Britain’s abolition of the slave trade in 1807 did not end the traffic of human beings across the Atlantic. Indeed, for many decades to come, hundreds of thousands of enslaved Africans continued to be shipped into slavery. From 1840 to 1872 the remote South Atlantic island of St Helena played a pivotal role in Britain’s efforts to suppress the slave trade, and over this time it received over 25,000 ‘liberated Africans’, taken from slave ships by Royal Navy patrols. Conditions aboard the slavers were appalling, and many did not survive the journey. Rupert’s Valley therefore became a graveyard to many thousands of Africans – ‘a valley of dry bones’ in the words of a visiting missionary. In 2008 archaeological excavations uncovered a small part of that graveyard, revealing the burials of over 300 victims of the slave trade. It was disposal on a massive scale, with the dead interred in a combination of single, multiple and mass graves. This book presents the finding of the archaeological and osteological study, and in so doing brings the inhumanity of the slave trade into vivid focus. It tells the story of a group of children and young adults who had lived in Africa only a few weeks prior to their death on St Helena, and whose remains bear witness to the cruelty of their transportation. However, the archaeology also shows them as more than just victims, but also as individuals with a sense of their own identity and culture. The slave trade continues to this day, and although this book is a study of the past it also serves as a reminder of evils that persist into the modern day.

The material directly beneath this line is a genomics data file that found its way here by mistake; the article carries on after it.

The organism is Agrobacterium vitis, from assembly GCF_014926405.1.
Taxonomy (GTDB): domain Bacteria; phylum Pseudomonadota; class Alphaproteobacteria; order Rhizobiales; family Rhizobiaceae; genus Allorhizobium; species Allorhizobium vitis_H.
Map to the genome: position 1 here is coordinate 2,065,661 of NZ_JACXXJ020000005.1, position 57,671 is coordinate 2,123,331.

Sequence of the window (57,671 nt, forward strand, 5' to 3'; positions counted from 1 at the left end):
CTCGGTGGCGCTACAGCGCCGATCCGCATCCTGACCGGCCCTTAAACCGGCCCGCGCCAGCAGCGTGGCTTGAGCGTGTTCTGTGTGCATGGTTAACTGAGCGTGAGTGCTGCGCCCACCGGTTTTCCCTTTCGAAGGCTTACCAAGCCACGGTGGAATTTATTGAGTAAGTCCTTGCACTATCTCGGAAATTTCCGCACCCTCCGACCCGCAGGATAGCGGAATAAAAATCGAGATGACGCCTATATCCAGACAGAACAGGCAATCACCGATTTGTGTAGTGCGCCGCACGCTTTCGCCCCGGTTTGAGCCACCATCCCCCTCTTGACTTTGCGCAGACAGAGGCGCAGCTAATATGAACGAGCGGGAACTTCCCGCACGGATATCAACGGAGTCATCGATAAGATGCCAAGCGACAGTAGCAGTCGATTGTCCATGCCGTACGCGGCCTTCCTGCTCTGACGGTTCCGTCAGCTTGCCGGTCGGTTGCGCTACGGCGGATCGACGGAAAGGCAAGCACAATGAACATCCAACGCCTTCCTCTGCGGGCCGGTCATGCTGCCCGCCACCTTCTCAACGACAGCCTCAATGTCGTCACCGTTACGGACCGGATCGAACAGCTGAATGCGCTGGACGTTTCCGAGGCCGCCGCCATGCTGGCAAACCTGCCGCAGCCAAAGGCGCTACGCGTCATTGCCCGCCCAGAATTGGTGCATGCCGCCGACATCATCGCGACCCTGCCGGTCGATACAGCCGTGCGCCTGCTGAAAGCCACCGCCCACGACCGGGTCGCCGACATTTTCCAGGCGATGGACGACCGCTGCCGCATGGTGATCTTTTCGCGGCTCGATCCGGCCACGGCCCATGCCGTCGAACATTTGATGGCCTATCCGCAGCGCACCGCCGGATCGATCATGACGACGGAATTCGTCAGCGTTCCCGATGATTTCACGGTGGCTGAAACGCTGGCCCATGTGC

CBA Research Report 169
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